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Equipping Your Home Recording Studio - A free download from Audio Masterclass

An Introduction to Equalization - A free download from Audio Masterclass

An Introduction to Compression: Basic Compression - A free download from Audio Masterclass

Audio demonstrations of distortion produced by compressor plug-ins

Q: "Why is the signal from my microphone low in level and noisy?"

The Making of a CD - FREE DOWNLOAD

An example of bad audio with an analysis of the problems - Sept 2017

Three types of musician you'll prefer to work with in the studio, and one type that you won't

What basic equipment do you need to make professional recordings?

Setting microphone preamplifier gain to achieve both adequate headroom and a good signal-to-noise ratio

Can an electric guitar virtual instrument ever sound like a real electric guitar?

The new Apple HomePod smart speaker - what difference will it make to your mixing and mastering?

What is production? Part 1: A&R

Alesis ADAT - Affordable Digital Multitrack (part 11)

There is no such thing as a perfectly flat surface, a perfectly round shaft or a perfectly spherical ball bearing. It’s also impossible to align two cylinders so they are perfectly concentric. The result of this is that the tape machine that runs at an absolutely steady speed will never exist.

Wow and flutter

There is no such thing as a perfectly flat surface, a perfectly round shaft or a perfectly spherical ball bearing. It’s also impossible to align two cylinders so they are perfectly concentric. The result of this is that the tape machine that runs at an absolutely steady speed will never exist. In the analogue world this matters because tape speed has a direct bearing on pitch. Slow variations in speed cause wow, faster ones cause flutter. A digital machine will not run at a perfectly constant speed either, but since the data can be read into a buffer memory and then be clocked out with the accuracy of a crystal oscillator, it doesn’t matter at all if the mechanics are slightly wobbly (within specification of course).

Timecode problems

Timecode is to recording engineers what spots are to teenagers, and sometimes we forget that unlike spots, timecode does indeed have a few benefits. But when your synchroniser won’t synchronise, or your sequencer drops out of record at the wrong moment then you will be snarling and cursing and wondering why you hadn’t taken up a career as an interior decorator. If you have ever look at raw timecode on an oscilloscope, straight from the tape machine, then you won’t be at all surprised that you get the occasional troublesome moment. In fact if you look at a steady 1kHz sine wave replayed from tape you will be amazed that recordings of music sound anything like the real thing. Even on a good tape recorder the sine wave will be bobbing up and down like a dinghy crossing the wake of the Isle of Wight ferry - and make that the QE2 when the head gets worn. But if your timecode is recorded onto digital tape, as described in the main text, then it will be absolutely rock solid and almost as clean as when it was fresh out of the generator. The low cost timecode readers usually found associated with MIDI sequencers will particularly appreciate this.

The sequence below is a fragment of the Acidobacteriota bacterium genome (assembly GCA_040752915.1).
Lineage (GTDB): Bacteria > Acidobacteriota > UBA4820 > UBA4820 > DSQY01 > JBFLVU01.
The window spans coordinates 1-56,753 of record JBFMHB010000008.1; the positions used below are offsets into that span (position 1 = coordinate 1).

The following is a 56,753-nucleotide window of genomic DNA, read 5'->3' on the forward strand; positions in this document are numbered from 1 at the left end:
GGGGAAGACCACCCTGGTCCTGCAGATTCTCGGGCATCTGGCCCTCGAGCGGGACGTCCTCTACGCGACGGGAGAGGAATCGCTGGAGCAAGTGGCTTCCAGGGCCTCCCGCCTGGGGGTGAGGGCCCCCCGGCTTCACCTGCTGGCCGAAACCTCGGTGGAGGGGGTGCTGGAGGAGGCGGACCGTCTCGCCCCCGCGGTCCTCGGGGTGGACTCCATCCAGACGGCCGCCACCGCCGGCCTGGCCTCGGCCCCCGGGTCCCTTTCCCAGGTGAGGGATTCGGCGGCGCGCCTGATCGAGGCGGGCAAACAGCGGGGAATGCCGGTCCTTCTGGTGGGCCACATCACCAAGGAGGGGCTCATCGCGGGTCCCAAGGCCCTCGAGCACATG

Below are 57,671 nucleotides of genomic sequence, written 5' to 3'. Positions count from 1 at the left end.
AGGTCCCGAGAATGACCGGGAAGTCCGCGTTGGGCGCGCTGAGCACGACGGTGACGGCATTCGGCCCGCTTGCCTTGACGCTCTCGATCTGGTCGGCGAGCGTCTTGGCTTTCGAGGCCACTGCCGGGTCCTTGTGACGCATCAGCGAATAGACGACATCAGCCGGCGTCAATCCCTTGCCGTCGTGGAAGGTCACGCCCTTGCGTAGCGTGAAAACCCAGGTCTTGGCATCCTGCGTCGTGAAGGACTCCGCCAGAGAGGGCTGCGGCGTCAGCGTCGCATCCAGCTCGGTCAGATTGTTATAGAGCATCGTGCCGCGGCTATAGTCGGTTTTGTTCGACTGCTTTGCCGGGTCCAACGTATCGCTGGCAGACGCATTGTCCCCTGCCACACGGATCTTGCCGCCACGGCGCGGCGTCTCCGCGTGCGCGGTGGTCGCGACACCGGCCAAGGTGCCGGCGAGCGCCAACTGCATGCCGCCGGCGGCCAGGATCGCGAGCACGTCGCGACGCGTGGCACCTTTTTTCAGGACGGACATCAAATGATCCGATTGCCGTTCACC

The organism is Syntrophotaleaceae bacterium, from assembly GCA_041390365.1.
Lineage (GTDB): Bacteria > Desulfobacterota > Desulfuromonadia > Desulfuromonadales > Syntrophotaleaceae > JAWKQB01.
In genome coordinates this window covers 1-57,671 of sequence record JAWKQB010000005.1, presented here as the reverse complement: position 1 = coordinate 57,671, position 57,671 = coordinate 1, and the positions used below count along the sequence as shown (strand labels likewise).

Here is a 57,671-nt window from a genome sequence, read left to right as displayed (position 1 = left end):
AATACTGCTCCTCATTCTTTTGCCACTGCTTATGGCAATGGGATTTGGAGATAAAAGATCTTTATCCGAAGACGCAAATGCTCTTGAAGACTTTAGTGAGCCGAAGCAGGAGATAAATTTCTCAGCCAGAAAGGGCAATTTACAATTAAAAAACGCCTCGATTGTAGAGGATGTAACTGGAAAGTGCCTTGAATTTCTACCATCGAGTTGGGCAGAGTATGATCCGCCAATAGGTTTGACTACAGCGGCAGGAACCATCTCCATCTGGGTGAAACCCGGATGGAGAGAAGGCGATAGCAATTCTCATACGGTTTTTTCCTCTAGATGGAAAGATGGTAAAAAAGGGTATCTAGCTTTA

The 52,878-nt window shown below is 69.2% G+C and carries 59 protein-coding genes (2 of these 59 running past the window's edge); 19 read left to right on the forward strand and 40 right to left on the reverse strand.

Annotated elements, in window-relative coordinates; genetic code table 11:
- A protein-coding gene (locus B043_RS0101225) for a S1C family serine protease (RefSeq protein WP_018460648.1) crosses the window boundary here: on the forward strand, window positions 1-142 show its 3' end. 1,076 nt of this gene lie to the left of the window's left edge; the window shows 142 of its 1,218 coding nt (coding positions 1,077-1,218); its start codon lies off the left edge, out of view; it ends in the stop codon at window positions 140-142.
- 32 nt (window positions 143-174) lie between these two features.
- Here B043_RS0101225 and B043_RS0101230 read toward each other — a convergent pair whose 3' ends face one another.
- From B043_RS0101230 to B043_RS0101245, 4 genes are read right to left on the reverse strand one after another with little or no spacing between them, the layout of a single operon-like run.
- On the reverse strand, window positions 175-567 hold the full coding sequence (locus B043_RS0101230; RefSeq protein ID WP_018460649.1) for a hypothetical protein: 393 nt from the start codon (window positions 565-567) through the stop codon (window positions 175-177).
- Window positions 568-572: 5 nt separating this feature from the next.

Edge tracks

What did your mother tell you when you were small? - Never record important parts on the edge tracks! Of course we all know this, but the problem is that you don’t always know how a piece of music is going to develop and sooner or later, when all the tracks are full, the producer is bound to say, “Let’s ditch the castanets (which are on track 1) and put down this important vocal counterpoint I’ve just thought of.” Or words to that effect. If you use an analogue multitrack I’ll ask you the question, “How good are your edge tracks?” Try recording stereo music on tracks 1 and 2 and play back on headphones. If your heads are at all worn you will hear image shift and drop outs on track 1. Since ADAT is a rotary head recorder it can’t be said to have an edge track in the normal sense so you can be sure that each track will have identical performance within infinitesimally small margins.

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By David Mellor Thursday January 1, 2004
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